Who would have thought that such a beautiful English county as Midsomer could have so much crime? The fictional Midsomer is, of course, the supposed setting for Midsomer Murders, a British TV drama focusing on the main character of Detective Chief Inspector Tom Barnaby, played by John Nettles.
In reality, Midsomer is filmed around four real English counties – Buckinghamshire, Berkshire, Hertfordshire and Oxfordshire.
While the fictional Midsomer county town of Causton is represented by Wallingford in Oxfordshire, it is Buckinghamshire in the south east of England that we are going to look at here; a great many scenes are filmed in the county thanks to its proximity to Pinewood Studios.
Buckinghamshire has a great many National Trust properties, gardens, parkland, towns, windmills and historic houses, even a duck decoy. The fictional settings of Midsomer Malow, Magna or many of the other fictional villages in the county of Midsomer, are based on real locations in Buckinghamshire’s Vale of Aylesbury and Chiltern Hills.
Visit Aylesbury itself, the county town of Buckinghamshire, for its markets, the National Trust’s lauded King’s Head pub (now also the Tourist Information Centre) and the Roald Dahl Gallery. Children and adults alike can spend hours riding the glass elevator, playing in the giant peach, crawling along Fantastic Mr Fox’s tunnel and exploring inventions with Mr Willy Wonka. Aylesbury’s Roald Dahl festival is held every July.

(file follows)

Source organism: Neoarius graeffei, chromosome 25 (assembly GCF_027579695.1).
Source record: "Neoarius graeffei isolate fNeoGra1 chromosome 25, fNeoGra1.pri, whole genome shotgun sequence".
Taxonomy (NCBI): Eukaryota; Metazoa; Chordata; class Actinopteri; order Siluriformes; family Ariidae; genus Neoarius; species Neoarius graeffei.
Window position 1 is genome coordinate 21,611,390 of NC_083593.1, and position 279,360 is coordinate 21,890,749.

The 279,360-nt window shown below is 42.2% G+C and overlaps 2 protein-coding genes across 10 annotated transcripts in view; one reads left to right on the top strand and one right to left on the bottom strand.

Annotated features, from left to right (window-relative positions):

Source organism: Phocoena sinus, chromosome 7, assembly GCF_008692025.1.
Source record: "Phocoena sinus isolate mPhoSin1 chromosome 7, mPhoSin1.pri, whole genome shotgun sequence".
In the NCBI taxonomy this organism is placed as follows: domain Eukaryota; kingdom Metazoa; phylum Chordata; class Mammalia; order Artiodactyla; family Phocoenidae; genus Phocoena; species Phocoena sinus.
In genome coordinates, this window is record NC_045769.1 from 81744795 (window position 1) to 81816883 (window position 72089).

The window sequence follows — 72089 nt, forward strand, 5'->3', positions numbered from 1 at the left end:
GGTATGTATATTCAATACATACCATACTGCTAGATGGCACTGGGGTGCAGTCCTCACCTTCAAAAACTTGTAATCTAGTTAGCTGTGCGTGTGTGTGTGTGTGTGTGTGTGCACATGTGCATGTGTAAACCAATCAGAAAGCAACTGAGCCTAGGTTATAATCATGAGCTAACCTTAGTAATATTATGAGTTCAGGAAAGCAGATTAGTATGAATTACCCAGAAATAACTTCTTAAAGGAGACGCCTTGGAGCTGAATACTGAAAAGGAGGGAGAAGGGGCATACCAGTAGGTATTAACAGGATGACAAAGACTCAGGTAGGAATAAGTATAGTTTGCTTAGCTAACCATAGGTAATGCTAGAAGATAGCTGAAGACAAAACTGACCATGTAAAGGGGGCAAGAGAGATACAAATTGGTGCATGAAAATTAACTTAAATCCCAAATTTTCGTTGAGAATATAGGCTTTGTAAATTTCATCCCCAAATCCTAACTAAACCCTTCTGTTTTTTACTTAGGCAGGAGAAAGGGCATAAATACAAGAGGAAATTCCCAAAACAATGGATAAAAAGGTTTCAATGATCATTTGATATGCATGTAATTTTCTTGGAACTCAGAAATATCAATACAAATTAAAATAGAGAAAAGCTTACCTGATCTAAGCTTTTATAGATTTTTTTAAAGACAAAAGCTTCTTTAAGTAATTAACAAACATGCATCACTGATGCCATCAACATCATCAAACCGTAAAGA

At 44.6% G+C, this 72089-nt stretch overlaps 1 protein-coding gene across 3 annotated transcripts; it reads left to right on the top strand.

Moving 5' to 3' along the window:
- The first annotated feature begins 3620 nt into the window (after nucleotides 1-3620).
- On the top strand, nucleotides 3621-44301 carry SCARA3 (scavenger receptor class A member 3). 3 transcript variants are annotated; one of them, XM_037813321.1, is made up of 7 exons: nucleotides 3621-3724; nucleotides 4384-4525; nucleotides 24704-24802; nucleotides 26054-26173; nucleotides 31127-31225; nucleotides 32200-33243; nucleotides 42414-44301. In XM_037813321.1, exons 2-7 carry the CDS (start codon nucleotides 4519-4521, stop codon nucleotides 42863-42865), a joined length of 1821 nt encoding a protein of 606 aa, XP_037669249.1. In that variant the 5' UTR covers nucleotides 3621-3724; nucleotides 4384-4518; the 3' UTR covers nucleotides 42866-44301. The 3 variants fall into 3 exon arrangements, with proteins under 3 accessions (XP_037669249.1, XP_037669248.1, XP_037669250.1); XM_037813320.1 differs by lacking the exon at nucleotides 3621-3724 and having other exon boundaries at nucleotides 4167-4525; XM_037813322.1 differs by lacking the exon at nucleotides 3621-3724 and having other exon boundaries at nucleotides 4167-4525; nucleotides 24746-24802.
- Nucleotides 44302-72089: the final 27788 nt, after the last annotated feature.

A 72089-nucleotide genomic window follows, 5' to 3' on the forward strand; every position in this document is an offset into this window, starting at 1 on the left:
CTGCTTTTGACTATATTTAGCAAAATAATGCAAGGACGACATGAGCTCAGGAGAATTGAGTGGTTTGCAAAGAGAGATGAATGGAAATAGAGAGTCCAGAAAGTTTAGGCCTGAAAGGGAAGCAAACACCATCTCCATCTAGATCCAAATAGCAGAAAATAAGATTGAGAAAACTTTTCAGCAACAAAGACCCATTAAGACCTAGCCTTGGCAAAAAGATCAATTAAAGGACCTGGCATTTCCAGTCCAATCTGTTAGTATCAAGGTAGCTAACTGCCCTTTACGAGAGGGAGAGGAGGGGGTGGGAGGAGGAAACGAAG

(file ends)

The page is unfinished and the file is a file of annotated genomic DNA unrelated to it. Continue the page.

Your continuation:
The Buckinghamshire Railway Centre at Quainton, featured on the show, is a day for train enthusiasts and children. Britain’s largest private railway collection displays historic locomotives and offers engine-driving sessions and rides with Thomas the Tank Engine.
You might find the village of Turville in the Chiltern Hills doubly familiar. As well as being the setting for many scenes in Midsomer Murders, it was also the home of the Vicar of Dibley. St Mary the Virgin Church in the middle of the village doubled as St Barnabas in Dibley and is the centrepiece of the village. The windmill overlooking Turville was also used in the film Chitty Chitty Bang Bang.
Passing through the real-life idyllic villages of Aylesbury and Chiltern Hills with their old-world pubs and cottages, summer fetes and village greens is a great way to spend a day. There’s less crime in real life too!
Aylesbury is served by the A41, with the A413 and A418 roads also running through the town. Rail services run into Aylesbury Railway Station or Aylesbury Vale Parkway station.